Last updateFri, 15 Dec 2017 3pm


Manufacturing Technology Orders Continue "Upward Trend"

Manufacturing technology orders in September continued their upward trend, ending the third quarter on a strong note. According to the latest U.S. Manufacturing Technology Orders (USMTO) Report, bookings for September 2017 were up 6% from August and posted a year-to-date figure 5% higher than the first nine months of 2016. The monthly total of $403 million fell short of September 2016 by 26%, a typical drop-off in odd-numbered years when IMTS, the largest manufacturing technology show in the Americas, does not occur. 

Texas Economy Resilient to Storm Effects

Texas lost fewer jobs than expected in September as a result of Hurricane Harvey, and post-hurricane data from the Texas Business Outlook Surveys point toward a rapid recovery from the storm. The 2017 Texas job growth forecast remained at 2.6% after adjusting the model input data for the temporary impact of the storm.

There are cyclical and structural headwinds to the Texas economic outlook. Labor markets have grown significantly tighter this year; the September Texas unemployment rate was 4%, having fallen 1% since April and is currently at a level last observed in December 2000. There is some slack remaining in Houston, but not much, which could hamper hurricane recovery efforts. Given Texas is highly dependent on trade with Mexico, uncertainty around ongoing trade negotiations is another headwind. 

Do U.S. Manufacturers Have Their “Mojo” Back?

Bloomberg reports that the government’s latest jobs report showed factories have taken on 74,000 workers in the past three months, with manufacturing payrolls approaching 12.5 million — the highest since January 2009.

While recovery efforts from hurricanes Harvey and Irma are helping propel business activity, sturdy domestic sales and improving international demand means that orders have piled up and caused backlogs to mount, a reliable signal that a boost in production will drive the economy.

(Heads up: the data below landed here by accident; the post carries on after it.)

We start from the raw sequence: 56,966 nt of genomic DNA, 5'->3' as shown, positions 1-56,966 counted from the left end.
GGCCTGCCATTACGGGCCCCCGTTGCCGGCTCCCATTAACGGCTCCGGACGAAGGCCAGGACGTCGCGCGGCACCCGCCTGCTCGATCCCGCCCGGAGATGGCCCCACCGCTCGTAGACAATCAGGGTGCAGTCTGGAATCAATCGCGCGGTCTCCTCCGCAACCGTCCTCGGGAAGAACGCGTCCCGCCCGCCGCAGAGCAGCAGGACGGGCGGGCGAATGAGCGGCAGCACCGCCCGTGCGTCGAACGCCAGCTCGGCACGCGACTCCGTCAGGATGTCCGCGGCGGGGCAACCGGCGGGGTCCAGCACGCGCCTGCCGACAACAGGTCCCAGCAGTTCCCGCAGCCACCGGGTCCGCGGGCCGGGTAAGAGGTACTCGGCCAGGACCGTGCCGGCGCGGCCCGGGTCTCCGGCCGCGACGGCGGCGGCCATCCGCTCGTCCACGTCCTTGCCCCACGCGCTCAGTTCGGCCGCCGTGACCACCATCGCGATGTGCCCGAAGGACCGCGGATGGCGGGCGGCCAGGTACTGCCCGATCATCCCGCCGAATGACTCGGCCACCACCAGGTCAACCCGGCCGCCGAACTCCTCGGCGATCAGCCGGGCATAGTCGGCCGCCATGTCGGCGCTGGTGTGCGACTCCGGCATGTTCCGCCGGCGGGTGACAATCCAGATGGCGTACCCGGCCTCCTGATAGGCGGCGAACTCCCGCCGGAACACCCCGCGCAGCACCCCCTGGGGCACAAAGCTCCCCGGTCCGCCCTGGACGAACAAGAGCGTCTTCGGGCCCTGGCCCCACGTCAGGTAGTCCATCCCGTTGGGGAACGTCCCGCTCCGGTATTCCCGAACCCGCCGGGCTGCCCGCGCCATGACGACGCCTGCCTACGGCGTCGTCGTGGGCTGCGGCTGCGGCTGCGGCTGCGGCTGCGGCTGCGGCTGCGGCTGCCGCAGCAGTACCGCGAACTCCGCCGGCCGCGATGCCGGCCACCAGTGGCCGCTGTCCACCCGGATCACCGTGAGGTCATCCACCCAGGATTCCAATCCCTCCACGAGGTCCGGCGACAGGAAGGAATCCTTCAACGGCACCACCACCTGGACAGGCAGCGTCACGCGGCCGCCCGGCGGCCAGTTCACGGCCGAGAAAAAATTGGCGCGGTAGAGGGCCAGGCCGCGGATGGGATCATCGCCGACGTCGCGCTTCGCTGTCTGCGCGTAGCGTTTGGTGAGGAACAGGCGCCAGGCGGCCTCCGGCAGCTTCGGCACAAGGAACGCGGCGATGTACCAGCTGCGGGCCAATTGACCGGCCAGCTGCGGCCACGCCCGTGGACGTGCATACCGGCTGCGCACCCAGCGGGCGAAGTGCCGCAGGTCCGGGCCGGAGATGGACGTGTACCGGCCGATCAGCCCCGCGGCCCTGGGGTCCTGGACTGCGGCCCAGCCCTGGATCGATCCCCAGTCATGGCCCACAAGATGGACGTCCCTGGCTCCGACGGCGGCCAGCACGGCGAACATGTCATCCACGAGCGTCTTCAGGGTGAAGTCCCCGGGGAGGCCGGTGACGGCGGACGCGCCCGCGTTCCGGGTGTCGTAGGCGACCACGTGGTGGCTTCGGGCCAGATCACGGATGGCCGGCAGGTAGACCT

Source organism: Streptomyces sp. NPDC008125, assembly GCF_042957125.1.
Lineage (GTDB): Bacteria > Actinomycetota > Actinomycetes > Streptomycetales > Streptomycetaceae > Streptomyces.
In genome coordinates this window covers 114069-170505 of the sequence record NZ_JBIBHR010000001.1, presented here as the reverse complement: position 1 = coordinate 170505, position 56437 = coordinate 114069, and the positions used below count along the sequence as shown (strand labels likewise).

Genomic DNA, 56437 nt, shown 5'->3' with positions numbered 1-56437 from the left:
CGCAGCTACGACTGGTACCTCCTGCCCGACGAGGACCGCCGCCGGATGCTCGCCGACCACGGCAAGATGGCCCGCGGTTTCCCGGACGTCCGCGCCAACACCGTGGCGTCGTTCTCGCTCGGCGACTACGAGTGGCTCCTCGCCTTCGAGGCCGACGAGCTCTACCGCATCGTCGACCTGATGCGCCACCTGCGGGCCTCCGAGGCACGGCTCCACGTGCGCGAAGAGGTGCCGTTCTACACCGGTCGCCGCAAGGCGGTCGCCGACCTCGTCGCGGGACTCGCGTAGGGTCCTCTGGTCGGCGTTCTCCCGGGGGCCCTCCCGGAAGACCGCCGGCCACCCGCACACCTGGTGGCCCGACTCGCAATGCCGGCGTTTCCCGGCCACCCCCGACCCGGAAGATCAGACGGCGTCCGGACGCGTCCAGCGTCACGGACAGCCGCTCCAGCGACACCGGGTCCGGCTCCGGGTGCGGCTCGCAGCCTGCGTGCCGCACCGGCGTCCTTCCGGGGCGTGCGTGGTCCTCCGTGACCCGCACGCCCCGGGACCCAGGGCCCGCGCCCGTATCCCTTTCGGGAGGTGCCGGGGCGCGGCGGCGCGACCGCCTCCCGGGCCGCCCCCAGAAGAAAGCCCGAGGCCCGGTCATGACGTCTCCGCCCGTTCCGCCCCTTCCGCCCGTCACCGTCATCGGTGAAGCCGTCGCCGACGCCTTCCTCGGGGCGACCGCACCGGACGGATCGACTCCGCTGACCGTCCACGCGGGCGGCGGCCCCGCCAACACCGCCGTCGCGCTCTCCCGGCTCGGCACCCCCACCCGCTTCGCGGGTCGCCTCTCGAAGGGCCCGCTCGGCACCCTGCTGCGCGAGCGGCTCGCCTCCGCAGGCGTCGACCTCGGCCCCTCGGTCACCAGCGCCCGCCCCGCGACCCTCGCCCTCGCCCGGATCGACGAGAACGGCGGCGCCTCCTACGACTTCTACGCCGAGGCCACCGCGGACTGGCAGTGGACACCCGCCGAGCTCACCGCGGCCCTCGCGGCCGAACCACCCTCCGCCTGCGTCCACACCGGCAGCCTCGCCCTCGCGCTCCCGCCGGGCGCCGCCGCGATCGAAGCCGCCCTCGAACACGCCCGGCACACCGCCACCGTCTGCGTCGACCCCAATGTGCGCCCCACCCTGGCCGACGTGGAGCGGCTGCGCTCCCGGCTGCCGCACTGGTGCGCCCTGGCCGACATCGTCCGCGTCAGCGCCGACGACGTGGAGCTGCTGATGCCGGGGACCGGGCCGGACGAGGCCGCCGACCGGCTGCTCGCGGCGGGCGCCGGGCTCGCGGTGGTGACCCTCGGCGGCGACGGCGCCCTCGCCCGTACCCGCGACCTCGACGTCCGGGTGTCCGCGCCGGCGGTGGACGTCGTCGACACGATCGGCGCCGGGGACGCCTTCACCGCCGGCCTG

Dodge Momentum Index Recovers in October

The Dodge Momentum Index rose in October, climbing 13.2% to 130.9 (2000=100) from the revised September reading of 115.6. The index is a monthly measure of the first (or initial) report for nonresidential building projects in planning, which have been shown to lead construction spending for nonresidential buildings by a full year. The move higher in October nearly reversed the erosion of the past four months (including September’s 7.9% decline), with October posting healthy gains in both sectors. From September to October the commercial portion of the index advanced 16.8%, while the institutional portion grew 8.3%. 

New Construction Starts in 2018 to Increase 3%

Dodge Data & Analytics predicts that total U.S. construction starts for 2018 will climb 3% to $765 billion. Commercial building will increase 2%, following a 3% gain in 2017, and continuing to decelerate after the sharp 21% hike back in 2016.

Manufacturing plant construction will recede 1% in dollar terms, after surging 27% this year due to the start of several massive petrochemical projects. Next year should still see moderate growth for manufacturing plants in square footage terms. 

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